At a time director Michael Moore's Sicko has laid bare the horrific imbalances in the US healthcare, Bush's closest ally, Australian Prime Minister John Howard, is also in similar difficulties.
A report of the Caring For Our Health, released Sunday, charged the federal government with under-funding public hospitals by a whopping $1.1 billion a year. That means 350,000 hospital admissions less.
The report was prepared jointly by Australia's six state and two territory Labor health ministers.
It also found that since 2000 the commonwealth's financial contribution to running and maintaining hospitals had fallen from 50 per cent to 45 per cent.
It estimated that within 20 years the Commonwealth would only contribute 25 per cent of the money required to run public hospitals, leaving the states and territories to cover the remaining 75 per cent.
Commenting on the report, the South Australian health minister John Hill said clearly the federal government was failing Australians and shifting the cost burden to individuals.
"The federal government is failing Australians - we have a shortage of GPs, and health costs are rising," Mr Hill said in a statement.
"Australians are paying more than ever for healthcare, while our public hospitals are under-funded by the Commonwealth."
Hill said 10 years ago Australians spent the equivalent of $9 billion out of their own pockets on health care, but now that was up to $15 billion.
"Costs of health are rising faster than inflation but the burden is being shifted by the federal government to the individual," he said.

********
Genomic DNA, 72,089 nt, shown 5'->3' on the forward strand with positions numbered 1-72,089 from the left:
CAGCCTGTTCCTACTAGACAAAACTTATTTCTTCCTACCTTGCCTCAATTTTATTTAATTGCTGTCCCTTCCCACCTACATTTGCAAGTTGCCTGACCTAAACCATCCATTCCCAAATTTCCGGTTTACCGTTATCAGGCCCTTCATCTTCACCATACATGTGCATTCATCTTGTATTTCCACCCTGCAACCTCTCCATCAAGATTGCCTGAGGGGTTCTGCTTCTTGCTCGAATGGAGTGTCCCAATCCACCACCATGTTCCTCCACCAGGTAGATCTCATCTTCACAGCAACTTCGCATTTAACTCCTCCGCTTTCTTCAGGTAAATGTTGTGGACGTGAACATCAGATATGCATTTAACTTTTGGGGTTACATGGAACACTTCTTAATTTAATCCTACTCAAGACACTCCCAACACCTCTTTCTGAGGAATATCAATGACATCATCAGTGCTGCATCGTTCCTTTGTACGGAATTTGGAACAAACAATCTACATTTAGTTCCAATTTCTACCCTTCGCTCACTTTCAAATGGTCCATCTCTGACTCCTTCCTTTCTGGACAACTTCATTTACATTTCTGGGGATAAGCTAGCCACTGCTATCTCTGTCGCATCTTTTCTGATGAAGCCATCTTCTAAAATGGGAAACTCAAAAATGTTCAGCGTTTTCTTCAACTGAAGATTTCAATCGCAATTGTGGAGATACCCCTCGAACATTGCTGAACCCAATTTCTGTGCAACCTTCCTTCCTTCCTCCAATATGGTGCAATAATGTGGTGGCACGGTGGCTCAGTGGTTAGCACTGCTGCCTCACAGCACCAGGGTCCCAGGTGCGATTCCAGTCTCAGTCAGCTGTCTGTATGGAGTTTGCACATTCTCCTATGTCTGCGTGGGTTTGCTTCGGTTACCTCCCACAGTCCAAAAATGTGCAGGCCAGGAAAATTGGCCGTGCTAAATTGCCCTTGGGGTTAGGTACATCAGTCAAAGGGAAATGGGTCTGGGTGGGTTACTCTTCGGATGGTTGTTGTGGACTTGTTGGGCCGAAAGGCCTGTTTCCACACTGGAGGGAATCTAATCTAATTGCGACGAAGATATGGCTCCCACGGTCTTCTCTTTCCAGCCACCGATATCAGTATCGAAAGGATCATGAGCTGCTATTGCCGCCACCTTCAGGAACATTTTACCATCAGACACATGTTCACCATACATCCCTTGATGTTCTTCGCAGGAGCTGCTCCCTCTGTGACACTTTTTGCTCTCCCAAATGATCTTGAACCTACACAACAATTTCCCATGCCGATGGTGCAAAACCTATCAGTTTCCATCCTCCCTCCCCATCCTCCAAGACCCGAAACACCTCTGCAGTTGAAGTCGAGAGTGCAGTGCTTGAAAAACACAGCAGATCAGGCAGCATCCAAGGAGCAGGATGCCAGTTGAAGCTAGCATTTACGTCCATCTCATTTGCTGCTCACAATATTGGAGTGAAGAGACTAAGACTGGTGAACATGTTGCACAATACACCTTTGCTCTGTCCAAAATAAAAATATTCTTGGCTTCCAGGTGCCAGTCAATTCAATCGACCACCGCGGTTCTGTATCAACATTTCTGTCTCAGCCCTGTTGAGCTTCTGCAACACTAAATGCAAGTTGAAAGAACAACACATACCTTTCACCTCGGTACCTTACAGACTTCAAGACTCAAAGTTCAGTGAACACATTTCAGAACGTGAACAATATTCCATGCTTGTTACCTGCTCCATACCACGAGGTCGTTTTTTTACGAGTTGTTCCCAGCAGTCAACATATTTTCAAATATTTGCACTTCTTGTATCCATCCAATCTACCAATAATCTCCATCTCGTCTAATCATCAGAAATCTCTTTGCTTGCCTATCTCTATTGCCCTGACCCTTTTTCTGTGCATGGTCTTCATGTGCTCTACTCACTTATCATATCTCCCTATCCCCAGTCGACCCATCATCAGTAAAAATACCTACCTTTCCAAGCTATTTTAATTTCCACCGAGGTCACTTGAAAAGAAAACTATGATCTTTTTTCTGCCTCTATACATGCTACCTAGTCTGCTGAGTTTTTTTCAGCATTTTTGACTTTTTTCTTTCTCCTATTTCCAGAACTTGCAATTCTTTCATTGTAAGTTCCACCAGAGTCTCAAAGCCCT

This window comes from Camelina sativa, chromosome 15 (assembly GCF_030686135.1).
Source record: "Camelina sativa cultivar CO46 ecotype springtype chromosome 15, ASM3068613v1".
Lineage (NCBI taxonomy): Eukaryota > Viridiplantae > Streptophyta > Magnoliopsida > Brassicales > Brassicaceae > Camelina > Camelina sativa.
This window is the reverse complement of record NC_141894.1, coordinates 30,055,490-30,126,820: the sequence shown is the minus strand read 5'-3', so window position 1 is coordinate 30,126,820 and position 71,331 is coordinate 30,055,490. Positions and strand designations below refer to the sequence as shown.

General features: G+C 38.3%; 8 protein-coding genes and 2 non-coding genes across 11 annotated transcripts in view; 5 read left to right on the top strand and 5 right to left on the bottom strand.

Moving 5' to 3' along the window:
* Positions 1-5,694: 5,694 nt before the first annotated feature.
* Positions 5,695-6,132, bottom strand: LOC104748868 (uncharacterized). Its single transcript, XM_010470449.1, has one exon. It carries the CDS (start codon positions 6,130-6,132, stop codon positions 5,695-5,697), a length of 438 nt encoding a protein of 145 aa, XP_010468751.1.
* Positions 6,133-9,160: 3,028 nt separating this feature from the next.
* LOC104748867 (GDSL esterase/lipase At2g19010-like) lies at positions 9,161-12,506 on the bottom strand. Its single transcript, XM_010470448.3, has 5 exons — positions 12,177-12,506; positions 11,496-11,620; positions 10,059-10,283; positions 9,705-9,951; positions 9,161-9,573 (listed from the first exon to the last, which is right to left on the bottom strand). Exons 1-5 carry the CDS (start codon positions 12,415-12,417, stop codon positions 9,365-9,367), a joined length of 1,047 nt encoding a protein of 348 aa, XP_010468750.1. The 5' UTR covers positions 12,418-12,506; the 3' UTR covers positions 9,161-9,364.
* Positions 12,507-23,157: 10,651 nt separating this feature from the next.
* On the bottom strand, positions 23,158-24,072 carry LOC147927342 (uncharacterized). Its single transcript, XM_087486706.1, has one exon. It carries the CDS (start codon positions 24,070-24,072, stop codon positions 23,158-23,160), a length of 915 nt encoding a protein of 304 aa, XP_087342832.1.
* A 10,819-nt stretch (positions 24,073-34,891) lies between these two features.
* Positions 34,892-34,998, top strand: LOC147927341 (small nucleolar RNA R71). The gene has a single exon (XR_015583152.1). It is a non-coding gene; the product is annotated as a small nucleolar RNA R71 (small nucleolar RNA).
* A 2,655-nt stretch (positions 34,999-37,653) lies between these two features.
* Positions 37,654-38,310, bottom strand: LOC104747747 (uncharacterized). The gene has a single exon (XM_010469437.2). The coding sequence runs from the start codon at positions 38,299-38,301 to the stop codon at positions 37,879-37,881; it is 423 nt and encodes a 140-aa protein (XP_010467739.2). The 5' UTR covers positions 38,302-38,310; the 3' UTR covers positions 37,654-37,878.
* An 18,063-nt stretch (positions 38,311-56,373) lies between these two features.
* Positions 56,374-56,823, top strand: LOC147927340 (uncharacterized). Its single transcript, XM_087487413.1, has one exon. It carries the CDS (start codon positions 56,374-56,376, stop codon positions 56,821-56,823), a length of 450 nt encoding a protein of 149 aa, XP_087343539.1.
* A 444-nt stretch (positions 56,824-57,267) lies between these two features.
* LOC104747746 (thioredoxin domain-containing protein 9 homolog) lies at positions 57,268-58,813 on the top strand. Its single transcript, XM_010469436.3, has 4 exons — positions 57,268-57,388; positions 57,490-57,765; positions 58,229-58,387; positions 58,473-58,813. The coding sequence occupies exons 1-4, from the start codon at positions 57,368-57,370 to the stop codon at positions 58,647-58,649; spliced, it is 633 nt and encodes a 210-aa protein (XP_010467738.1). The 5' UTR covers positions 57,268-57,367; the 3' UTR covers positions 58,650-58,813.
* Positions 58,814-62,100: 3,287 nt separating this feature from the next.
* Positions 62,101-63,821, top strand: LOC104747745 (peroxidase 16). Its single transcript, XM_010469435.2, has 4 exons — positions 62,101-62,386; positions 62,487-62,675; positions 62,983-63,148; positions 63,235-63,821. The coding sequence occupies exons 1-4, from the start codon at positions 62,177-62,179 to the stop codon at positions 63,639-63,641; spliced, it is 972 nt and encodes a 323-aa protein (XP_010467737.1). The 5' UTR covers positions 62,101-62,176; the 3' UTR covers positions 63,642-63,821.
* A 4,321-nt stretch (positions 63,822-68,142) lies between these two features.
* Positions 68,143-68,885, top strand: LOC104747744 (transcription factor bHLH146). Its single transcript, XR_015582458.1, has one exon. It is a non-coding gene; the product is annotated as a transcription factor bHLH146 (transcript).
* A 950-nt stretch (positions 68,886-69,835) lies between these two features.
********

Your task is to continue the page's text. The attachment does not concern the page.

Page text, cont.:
The minister also said the federal government needed to work with the states and territories to plan for the future of the health system, with the ageing population and medical workforce two major challenges.
"We will face even more dramatic shortages of health professionals in the future and this will have a serious impact on Australians' access to services and the quality of patient care," he said.
But Federal Health Minister Tony Abbott remains unfazed and says the report itself is politically motivated.
He contended that the $1.1 billion figure was incorrect and that the federal government was honoring all of its commitments under current health care funding agreements negotiated in 2003.
He said the report had been released by the states in an effort to boost the electoral fortunes of federal Opposition Leader Kevin Rudd.
"It's the state Labor governments ganging up on the federal government,'' Abbott told reporters outside his Sydney home.
"It's the state premiers and health ministers trying to give Kevin Rudd a bit of a leg up.''
It was up to the states to fix any problems in public hospitals, Abbott said.
"The states are simply recycling an argument that they've been running ever since 2003,'' he said.
Rudd himself declined to say what a federal Labor government would do to address the states' concerns.
"We won't give a commitment on precise numbers at this stage,'' he told the Nine Network.
"But we do recognize that there is a problem when it comes to, let's call it, the funding relationship between Canberra and the states when it comes to public hospitals.''
The report said that in August 2006, there were about 2,300 older people in public hospitals who should have been in an aged care facility.
Aged care is a federal responsibility and Rudd said more needed to be done to move people out of hospital and into appropriate nursing home-style accommodation.
The report also found the average out-of-pocket cost of seeing a GP has risen by about 60 per cent and the out-of-pocket cost of seeing a specialist has risen by 54 per cent over 10 years.
The current batch of health care agreements between the commonwealth and the states are due to expire in mid-2008.